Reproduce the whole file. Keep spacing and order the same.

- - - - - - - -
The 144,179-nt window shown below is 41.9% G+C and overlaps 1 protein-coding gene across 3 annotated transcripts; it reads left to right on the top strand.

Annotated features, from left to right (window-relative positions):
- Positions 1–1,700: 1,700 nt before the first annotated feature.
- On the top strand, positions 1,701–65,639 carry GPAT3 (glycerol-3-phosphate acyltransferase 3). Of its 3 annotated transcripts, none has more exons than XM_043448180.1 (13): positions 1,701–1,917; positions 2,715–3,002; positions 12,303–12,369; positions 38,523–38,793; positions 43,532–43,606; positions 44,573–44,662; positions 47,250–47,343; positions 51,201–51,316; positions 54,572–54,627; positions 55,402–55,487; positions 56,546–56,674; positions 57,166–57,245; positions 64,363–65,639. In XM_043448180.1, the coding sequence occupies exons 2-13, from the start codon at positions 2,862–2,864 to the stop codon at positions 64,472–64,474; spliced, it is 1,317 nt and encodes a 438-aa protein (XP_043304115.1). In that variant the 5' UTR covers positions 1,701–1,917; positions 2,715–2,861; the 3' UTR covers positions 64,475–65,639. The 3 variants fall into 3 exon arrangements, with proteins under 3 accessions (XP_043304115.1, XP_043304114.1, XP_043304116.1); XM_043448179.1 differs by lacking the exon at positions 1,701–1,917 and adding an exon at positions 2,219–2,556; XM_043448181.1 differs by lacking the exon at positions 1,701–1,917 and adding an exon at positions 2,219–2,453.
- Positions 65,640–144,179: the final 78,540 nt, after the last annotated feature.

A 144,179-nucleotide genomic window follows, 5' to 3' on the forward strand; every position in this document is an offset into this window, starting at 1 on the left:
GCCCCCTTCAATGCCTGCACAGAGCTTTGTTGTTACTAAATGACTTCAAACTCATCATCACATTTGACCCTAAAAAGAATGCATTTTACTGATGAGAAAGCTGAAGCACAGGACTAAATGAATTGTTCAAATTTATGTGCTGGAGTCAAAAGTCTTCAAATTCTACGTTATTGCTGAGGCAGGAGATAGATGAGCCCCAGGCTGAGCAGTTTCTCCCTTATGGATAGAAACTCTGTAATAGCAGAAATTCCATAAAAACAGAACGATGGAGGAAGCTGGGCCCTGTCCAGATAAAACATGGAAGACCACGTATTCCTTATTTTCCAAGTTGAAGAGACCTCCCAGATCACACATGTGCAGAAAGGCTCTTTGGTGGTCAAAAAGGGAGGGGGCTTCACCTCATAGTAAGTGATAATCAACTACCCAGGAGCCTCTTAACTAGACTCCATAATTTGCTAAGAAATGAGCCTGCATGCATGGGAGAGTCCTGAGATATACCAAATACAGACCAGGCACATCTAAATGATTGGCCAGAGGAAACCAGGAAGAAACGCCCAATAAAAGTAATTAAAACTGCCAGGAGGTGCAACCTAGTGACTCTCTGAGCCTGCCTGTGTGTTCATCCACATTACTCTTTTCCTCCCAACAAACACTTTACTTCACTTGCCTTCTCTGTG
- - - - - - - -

The 144,179-nt window shown below is 41.9% G+C and overlaps 1 protein-coding gene across 3 annotated transcripts; it reads left to right on the top strand.

Annotated features, from left to right (window-relative positions):
- Positions 1–1,700: 1,700 nt before the first annotated feature.
- On the top strand, positions 1,701–65,639 carry GPAT3 (glycerol-3-phosphate acyltransferase 3). Of its 3 annotated transcripts, none has more exons than XM_043448180.1 (13): positions 1,701–1,917; positions 2,715–3,002; positions 12,303–12,369; positions 38,523–38,793; positions 43,532–43,606; positions 44,573–44,662; positions 47,250–47,343; positions 51,201–51,316; positions 54,572–54,627; positions 55,402–55,487; positions 56,546–56,674; positions 57,166–57,245; positions 64,363–65,639. In XM_043448180.1, the coding sequence occupies exons 2-13, from the start codon at positions 2,862–2,864 to the stop codon at positions 64,472–64,474; spliced, it is 1,317 nt and encodes a 438-aa protein (XP_043304115.1). In that variant the 5' UTR covers positions 1,701–1,917; positions 2,715–2,861; the 3' UTR covers positions 64,475–65,639. The 3 variants fall into 3 exon arrangements, with proteins under 3 accessions (XP_043304115.1, XP_043304114.1, XP_043304116.1); XM_043448179.1 differs by lacking the exon at positions 1,701–1,917 and adding an exon at positions 2,219–2,556; XM_043448181.1 differs by lacking the exon at positions 1,701–1,917 and adding an exon at positions 2,219–2,453.
- Positions 65,640–144,179: the final 78,540 nt, after the last annotated feature.

A 144,179-nucleotide genomic window follows, 5' to 3' on the forward strand; every position in this document is an offset into this window, starting at 1 on the left:
GCCCCCTTCAATGCCTGCACAGAGCTTTGTTGTTACTAAATGACTTCAAACTCATCATCACATTTGACCCTAAAAAGAATGCATTTTACTGATGAGAAAGCTGAAGCACAGGACTAAATGAATTGTTCAAATTTATGTGCTGGAGTCAAAAGTCTTCAAATTCTACGTTATTGCTGAGGCAGGAGATAGATGAGCCCCAGGCTGAGCAGTTTCTCCCTTATGGATAGAAACTCTGTAATAGCAGAAATTCCATAAAAACAGAACGATGGAGGAAGCTGGGCCCTGTCCAGATAAAACATGGAAGACCACGTATTCCTTATTTTCCAAGTTGAAGAGACCTCCCAGATCACACATGTGCAGAAAGGCTCTTTGGTGGTCAAAAAGGGAGGGGGCTTCACCTCATAGTAAGTGATAATCAACTACCCAGGAGCCTCTTAACTAGACTCCATAATTTGCTAAGAAATGAGCCTGCATGCATGGGAGAGTCCTGAGATATACCAAATACAGACCAGGCACATCTAAATGATTGGCCAGAGGAAACCAGGAAGAAACGCCCAATAAAAGTAATTAAAACTGCCAGGAGGTGCAACCTAGTGACTCTCTGAGCCTGCCTGTGTGTTCATCCACATTACTCTTTTCCTCCCAACAAACACTTTACTTCACTTGCCTTCTCTGTG